Many content marketers treat the design team as if it were a vending machine: insert copy, press button, get graphic.
They place design at the end of the content creation production process. As a result, nearly all content is planned through the lens of a writer. A typical creative brief is set in stone by the time it makes it past a tyrannical project manager and reaches a designer.
Nonetheless, design is arguably the most important aspect of content creation. Readers may never consume the text if the layout is wacky, the text is difficult to follow, or the graphics are a strange mismatch.
If designers were given more leeway, they could transform the staid text ideas that are frequently published as e-books or blog articles into engaging content formats.
Sometimes, simply doing things differently gives your content a significant competitive advantage.
So, how can you tap into your organization’s latent design potential?
Designers should be involved early in the process.
It is critical to recognize that no two designers are alike. Some people are better equipped than others to be brought in early in the process. A creative director is probably used to pitching ideas, but a production designer is often happier when given strict instructions.
1. Invite designers to meetings for planning purposes.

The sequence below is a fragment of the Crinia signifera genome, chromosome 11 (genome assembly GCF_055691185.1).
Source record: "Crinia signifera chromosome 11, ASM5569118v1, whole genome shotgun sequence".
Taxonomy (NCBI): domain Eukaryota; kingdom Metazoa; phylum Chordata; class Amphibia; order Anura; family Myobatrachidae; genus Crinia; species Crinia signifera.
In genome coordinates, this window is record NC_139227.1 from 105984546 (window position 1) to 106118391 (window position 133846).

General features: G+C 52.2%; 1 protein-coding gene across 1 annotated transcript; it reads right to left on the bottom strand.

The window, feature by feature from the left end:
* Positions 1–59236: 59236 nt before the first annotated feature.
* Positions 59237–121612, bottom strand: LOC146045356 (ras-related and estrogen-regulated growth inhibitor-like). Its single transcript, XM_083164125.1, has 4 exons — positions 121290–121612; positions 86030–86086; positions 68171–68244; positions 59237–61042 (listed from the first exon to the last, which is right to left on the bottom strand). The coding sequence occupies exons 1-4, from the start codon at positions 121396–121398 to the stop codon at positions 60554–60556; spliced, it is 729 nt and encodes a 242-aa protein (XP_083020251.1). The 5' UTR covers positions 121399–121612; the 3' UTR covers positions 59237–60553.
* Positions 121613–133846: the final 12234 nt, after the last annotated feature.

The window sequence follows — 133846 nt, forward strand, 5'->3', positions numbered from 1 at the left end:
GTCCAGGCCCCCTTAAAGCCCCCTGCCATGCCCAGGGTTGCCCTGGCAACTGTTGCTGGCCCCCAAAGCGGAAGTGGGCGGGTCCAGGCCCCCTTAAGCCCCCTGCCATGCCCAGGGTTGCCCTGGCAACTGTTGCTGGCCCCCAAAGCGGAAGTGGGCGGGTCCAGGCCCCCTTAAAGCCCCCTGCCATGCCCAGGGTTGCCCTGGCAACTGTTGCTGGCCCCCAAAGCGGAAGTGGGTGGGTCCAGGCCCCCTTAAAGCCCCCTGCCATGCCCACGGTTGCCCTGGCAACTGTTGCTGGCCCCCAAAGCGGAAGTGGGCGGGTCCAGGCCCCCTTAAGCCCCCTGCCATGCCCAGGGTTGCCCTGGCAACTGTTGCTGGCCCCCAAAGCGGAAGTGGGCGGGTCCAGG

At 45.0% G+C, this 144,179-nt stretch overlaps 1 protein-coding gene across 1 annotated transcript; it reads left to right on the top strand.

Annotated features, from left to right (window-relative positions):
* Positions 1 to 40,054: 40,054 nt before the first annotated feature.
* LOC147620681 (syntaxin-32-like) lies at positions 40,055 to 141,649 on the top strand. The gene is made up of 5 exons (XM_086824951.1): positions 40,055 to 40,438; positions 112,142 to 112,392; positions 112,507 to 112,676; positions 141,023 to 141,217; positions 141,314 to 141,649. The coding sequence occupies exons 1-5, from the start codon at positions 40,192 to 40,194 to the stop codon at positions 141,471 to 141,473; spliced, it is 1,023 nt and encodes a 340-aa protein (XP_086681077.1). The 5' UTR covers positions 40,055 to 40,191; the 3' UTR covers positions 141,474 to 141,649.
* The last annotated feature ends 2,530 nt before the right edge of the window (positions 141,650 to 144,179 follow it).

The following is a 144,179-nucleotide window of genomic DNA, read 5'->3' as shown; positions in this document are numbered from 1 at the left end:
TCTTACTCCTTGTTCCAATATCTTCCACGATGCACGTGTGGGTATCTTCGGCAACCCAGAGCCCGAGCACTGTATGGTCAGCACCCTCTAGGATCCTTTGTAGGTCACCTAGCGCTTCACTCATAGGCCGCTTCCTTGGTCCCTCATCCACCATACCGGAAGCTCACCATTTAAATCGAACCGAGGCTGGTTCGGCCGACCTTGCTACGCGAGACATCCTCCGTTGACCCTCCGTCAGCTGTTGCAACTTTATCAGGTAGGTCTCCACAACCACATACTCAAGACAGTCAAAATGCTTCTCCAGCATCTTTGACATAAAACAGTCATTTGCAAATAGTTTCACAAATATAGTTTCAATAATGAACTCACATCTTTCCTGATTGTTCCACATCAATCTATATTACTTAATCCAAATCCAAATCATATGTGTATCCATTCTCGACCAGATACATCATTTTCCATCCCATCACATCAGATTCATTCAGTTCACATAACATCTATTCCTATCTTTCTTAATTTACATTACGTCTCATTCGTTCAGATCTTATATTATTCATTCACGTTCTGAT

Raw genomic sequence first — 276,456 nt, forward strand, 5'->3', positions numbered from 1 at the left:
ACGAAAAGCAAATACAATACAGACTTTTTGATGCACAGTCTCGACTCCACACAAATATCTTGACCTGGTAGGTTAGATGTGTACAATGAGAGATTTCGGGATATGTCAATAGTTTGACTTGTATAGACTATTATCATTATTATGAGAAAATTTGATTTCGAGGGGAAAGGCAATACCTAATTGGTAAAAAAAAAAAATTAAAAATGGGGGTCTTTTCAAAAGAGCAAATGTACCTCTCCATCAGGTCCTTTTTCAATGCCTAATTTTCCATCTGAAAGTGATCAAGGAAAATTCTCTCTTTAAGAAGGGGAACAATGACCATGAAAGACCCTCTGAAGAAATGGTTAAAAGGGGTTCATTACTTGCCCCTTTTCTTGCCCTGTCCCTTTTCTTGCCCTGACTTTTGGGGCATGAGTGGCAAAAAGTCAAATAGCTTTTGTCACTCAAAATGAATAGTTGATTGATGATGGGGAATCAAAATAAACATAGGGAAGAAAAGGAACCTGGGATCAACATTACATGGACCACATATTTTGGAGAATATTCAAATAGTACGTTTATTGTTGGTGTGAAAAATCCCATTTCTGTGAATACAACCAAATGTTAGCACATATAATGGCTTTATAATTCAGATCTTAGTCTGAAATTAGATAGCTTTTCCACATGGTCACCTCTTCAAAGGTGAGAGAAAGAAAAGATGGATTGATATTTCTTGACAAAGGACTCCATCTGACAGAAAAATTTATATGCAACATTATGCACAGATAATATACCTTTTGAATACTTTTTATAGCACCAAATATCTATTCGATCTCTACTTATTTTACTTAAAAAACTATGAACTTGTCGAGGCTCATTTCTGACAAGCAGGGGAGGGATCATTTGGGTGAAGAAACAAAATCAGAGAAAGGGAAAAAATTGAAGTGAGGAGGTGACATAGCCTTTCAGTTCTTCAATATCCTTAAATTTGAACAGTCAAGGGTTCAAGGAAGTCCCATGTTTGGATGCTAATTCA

Include your design partner on (almost) every planning call. Yes, I am aware. Their project manager will be furious. It appears inefficient. But you’re adding a second brain and a second set of eyes, and they’ll see things you can’t. Lumiere does this frequently, and we come up with a lot of interesting ideas.
2. Encourage designers to pursue their interests.
Allow time for your design team to come up with their own ideas. Schedule a meeting with your designer and your subject matter expert to discuss concepts. Lumiere frequently assists businesses in transforming mundane interstitial graphics into something that explains and guides.
3. Allow time and funds for your design partner to bring in experts.
The best designed projects are the result of a collaboration between highly skilled, somewhat limited visual experts. Recognize that your designers may require the assistance of specialists outside of their team.
4. Remember to get the project manager’s buy-in.
Involving designers early in the process may be viewed as wasteful or as a departure from the waterfall process. Get your project managers on board with the idea. It’s worth the effort if you can involve your designer early on and give them the freedom to say, “What if we did X instead?”
The value of collaborations with designers grows as you work together more.
So, open the design vending machine this week. Invite your designer to lunch, give them a seat at your next content brainstorming session, and watch what happens when they aren’t forced to color within the lines left by non-designers.